I’m often asked the following question: “How do you convert traditional content to microlearning?” The answer? You don’t. Well, not exactly …
Before we get into the details, first, let’s revisit the definition of microlearning:
Microlearning is an approach to training that delivers content in short, focused bites. To be effective, microlearning must fit naturally into the daily workflow, engage employees in voluntary participation, be based in brain science (how people actually learn), adapt continually to ingrain the knowledge employees need to be successful, and ultimately drive behaviors that impact specific business results.
Many people get hung up on the idea of “shorter” content and their instinct is to “chunk” existing courses into smaller modules. That’s not microlearning. You can’t take a 60-minute eLearning module, break it into six 10-minute modules and expect better results. Rather than get stuck on the first part of the definition, focus instead on the end: “drive behaviors that impact specific business results.” You should be making the shift to microlearning to address the changing needs of your employees and improve your impact on the business, not just to align to a popular trend.
Start small…but focused
The process of “converting” your content to microlearning begins with the question “What is the most important issue facing our business right now?” From there, you can look to your existing content as a great starting point, extracting the subject matter expertise (SME) that went into these courses to build right-fit microlearning assets.
Rather than worry about dealing with your entire catalog of 500 courses right away, focus on the topics that will be most impactful for your organization. As you become more confident in applying microlearning principles, you can expand your content offerings and, over time, complete your transition. And, because you are focused on the needs of the business, you will prove the value of microlearning along the way.
4 ways microlearning will impact your existing training content
1. Content is transformed
Today you have a 30-minute online course called “Safety in the Workplace” that covers literally everything a SME said all employees have to know about safety on the job. Unfortunately, with so much information thrown at them all at once, they walk away remembering none of it.
With a microlearning approach, you could transform this content into a series of short videos focused on specific safety behaviors that are most critical for new employees in specific roles. For example, personal protective equipment (PPE) would be covered separately from safe lifting methods. These videos, along with reinforcement questions and job aids, would then be delivered over the course of the employee’s first few weeks on the job rather than all at once. The original content is ultimately transformed into formats that better align to the needs of the employee while still addressing the requirements of the business.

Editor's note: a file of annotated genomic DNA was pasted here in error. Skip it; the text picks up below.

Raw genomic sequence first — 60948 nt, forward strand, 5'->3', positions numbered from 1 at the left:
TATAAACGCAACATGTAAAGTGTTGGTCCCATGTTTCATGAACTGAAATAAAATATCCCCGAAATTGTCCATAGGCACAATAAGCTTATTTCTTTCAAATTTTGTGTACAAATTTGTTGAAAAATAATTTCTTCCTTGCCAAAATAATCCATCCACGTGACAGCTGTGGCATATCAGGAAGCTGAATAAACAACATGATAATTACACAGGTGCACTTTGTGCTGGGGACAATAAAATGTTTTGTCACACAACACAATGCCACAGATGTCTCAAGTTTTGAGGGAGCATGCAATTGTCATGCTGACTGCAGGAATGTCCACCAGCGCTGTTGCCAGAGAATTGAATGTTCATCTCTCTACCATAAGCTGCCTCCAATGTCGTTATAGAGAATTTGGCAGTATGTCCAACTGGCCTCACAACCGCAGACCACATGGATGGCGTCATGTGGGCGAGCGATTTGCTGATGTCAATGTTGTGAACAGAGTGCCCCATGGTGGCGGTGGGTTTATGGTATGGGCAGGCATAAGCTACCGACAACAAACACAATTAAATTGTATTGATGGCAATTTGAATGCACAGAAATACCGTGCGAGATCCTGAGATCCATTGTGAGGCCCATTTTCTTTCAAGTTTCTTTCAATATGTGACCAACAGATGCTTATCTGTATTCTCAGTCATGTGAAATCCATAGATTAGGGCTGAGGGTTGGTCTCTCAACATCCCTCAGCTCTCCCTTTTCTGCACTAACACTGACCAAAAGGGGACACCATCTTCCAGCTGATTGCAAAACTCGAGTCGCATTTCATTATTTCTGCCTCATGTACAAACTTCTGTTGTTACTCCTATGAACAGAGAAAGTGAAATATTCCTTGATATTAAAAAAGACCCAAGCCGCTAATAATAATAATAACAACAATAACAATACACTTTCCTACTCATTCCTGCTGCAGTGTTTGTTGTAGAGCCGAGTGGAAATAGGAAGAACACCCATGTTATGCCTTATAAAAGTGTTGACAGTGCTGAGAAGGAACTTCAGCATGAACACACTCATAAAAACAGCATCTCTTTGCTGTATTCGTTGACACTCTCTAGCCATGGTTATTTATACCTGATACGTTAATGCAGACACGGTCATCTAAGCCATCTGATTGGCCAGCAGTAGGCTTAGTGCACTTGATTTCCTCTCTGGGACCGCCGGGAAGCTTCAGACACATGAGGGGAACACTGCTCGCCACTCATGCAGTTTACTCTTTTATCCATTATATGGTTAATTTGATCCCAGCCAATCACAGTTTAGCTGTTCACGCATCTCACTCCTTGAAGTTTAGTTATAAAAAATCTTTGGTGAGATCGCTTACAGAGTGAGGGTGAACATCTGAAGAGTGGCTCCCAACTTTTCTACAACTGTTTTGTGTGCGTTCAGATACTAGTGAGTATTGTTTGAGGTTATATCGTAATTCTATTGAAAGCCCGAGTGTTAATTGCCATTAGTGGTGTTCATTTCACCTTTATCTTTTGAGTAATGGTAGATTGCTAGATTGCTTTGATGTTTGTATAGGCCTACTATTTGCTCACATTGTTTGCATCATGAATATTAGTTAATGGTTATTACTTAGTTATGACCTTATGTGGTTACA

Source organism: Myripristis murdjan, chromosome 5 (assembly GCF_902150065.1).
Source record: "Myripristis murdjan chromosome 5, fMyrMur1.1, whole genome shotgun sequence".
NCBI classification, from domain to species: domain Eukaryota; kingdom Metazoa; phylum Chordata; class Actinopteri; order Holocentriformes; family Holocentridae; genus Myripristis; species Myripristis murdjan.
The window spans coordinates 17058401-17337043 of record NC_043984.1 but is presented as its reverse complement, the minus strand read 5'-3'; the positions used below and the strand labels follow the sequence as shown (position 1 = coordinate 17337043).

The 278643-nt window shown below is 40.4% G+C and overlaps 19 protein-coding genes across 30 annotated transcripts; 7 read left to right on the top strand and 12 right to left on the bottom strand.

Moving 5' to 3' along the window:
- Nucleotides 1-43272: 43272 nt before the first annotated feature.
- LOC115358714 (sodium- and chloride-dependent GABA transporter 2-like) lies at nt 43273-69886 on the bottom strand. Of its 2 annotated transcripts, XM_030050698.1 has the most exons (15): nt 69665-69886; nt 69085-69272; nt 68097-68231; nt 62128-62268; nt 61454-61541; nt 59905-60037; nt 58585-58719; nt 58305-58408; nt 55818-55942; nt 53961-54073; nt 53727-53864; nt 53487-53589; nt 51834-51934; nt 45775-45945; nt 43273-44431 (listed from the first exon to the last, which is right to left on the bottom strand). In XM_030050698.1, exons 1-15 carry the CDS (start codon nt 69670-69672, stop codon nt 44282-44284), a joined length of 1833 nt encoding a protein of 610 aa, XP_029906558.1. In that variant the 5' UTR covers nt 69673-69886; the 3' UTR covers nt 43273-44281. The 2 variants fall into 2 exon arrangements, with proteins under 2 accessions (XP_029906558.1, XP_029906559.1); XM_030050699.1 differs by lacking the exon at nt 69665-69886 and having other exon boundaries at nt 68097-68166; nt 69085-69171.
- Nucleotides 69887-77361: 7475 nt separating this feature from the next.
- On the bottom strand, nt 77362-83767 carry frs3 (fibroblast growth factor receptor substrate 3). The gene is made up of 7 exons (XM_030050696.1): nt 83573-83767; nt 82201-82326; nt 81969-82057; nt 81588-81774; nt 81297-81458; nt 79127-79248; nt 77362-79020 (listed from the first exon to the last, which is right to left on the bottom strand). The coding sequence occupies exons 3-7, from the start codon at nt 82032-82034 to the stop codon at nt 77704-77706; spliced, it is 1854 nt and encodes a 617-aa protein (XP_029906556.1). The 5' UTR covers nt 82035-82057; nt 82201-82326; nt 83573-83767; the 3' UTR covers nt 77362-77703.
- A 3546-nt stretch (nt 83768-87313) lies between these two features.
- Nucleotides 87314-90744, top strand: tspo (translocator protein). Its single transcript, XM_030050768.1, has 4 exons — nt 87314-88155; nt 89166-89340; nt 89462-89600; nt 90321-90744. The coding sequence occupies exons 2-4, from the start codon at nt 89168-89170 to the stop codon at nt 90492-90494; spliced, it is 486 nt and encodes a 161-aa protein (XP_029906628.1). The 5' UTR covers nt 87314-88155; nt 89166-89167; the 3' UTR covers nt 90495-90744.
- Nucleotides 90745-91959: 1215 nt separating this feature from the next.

2. Content is augmented
Today you have a 60-minute classroom session on advanced sales techniques that is very well-received and valued by your stakeholders. There’s no rule that says you have to change this course due to the introduction of microlearning. Rather, you should consider how microlearning can augment your classroom offering to help transfer this new knowledge into on-the-job behavior. For example, you could add a series of short videos for employees to experience before the session to help focus their time in the classroom on discussion and practice. You could then introduce a series of reinforcement exercises after the session to embed their new knowledge long-term. This would also create opportunities to measure knowledge retention and behavior change to further validate the impact of the course.
3. Content stays the same
Today you have a 20-minute online course on food safety that is a bit of a firehose of information. However, this EXACT module is required by your state regulator for all food-handling employees. Therefore, you cannot change the content or delivery method. That said, the introduction of microlearning may give you a few options to improve the employee experience for this topic. For example, if this is a course that must be completed by an employee every year, you may consider adding reinforcement questions to sustain their knowledge and prepare them for the next certification. But, overall, there will be a few instances where your content will stay the same because it’s required in some way.
4. Content is retired
Today you have a 45-minute online course on active listening that was purchased off the shelf, is not completed very often and has no measurable impact on business results. This content can be retired. I’m not saying active listening isn’t important, but it’s not likely to be at the top of the business priority list. You may eventually come back to this topic as part of another microlearning initiative, but you should not waste time on content that is not delivering clear value to your organization.
L&D must fix its content problem. Too much content lives in hard-to-access places and provides little-to-no value to the employees or the organization. Microlearning provides an opportunity to address this problem by targeting just the right content to the right people at the right time. And you don’t have to start from scratch. That’s because your existing content represents a well of expertise you can draw from to build engaging microlearning content that helps to drive measurable business results. In fact, teams that have successfully introduced microlearning often create a new content challenge: employee knowledge grows so quickly that they soon need more content at greater levels of difficulty. Now that’s the kind of content problem I want to have!